After all this wasn't our first hike in the snow. Just a month earlier I have hiked up Ha Ling Peak in Canmore for sunrise. When we first set foot on the snow we quickly realized that we were right. Relief flooded our veins as the trail was so packed it was like concrete.


The snowshoers who had decided on their footwear before even seeing the snow, were now looking very foolish as they struggled unnecessarily up hill.



The first half of the trail is along an old service road that leads the first 5km to the the Red Heather Hut. It’s a slightly up hill gradual climb and didn’t take us very long.


On our first of many snack breaks we were interrupted by two beautiful Grey Jays, or Whiskey Jacks as they are more commonly known. They were playful and not afraid of human interaction even though we knew, that playing was the last thing on their minds.  All they wanted was to scavenge our crumbs.


Unfortunately, after a while they started pecking at our empty hands and that was when we realized, we weren’t the Disney princesses we thought we were, but mere caterers to these cheeky varmints.



The Reversing of the Roles


After passing the first hut, the trail steepens until it reaches its highest point, it then follows the undulating Paul’s Ridge which offers incredible views of Mount Atwell.  Although we didn’t see any, this part of Garibaldi National Park has the highest concentration of black bears so keep an eye out for them if you decide to go!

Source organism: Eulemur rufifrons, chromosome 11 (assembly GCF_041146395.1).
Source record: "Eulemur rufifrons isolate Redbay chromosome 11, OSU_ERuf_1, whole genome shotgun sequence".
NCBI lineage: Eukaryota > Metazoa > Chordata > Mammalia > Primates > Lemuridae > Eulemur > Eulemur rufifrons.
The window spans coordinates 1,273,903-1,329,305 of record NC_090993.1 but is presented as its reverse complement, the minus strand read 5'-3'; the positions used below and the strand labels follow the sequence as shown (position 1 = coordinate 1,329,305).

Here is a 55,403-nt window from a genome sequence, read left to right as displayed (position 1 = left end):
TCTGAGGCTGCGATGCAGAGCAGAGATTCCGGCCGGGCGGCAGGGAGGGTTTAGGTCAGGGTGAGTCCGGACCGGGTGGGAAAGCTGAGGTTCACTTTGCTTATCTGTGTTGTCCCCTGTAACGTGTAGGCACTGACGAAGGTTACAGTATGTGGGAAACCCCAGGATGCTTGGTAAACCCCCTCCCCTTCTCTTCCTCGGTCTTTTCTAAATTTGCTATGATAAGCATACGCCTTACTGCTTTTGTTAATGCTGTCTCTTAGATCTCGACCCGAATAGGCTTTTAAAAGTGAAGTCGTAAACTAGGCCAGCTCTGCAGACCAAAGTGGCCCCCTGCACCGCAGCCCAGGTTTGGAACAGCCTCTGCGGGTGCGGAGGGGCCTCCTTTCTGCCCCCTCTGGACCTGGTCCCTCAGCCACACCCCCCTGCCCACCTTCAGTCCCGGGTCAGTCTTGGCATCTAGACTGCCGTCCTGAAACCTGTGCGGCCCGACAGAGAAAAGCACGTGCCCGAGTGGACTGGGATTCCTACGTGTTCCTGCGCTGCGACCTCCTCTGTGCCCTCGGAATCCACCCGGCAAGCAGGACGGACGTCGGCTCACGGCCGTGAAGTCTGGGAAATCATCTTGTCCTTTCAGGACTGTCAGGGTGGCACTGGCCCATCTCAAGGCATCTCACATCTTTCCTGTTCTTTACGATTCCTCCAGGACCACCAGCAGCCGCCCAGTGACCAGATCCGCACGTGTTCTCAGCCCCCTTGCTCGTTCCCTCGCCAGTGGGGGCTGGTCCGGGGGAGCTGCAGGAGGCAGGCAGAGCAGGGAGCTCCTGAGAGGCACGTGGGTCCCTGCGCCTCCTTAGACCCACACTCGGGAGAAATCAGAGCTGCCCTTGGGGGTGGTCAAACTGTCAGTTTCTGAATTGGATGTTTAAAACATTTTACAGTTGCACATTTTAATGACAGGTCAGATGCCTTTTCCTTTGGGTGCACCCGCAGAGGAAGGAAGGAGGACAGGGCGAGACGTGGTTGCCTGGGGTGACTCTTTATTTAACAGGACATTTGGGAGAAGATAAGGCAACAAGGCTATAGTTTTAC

Paul’s ridge was the highlight of this entire hike for me, but we couldn’t dillydally. Every moment the sun beat down onto the snow the top crust layer was becoming more and more slushy. With every passing step the chances of us dropping waist deep into the snow were increasing.


As fast as we could walk, the inevitable began to happen. We started post holing through extremely wet snow, down the ridge line, to the shelter that lay only a mere few kilometres away.


These last few kilometres were horrible, the foolish snowshoers didn’t look so foolish now and quite honestly the roles at the start of the trail had been reversed. It was us who were the smug idiots in the beginning, later turning into the bitter hikers, struggling with every step. 



Staying in the Elfin Lakes Shelter


After not talking for a while, because neither of us could think of a nice word to say, we saw the shelter in the distance. It looked so much smaller than all the photos I had seen of it, but I thought it must be the one, as there’s nothing else around here.


No lakes were to be seen, which again made me question whether we had already made it to our final destination or will have to keep going.


After arriving we realized that the hut looked so small because the entire bottom level was completely covered on all sides with snow and people were walking out of the second story straight onto the “ten million tonnes of white b***shit” Jack so eloquently described it as. I could tell he was over hiking in the slushy snow.


Similarly to the hut, the lakes were also covered by at least 3 metres of snow and we could only roughly estimate where they were.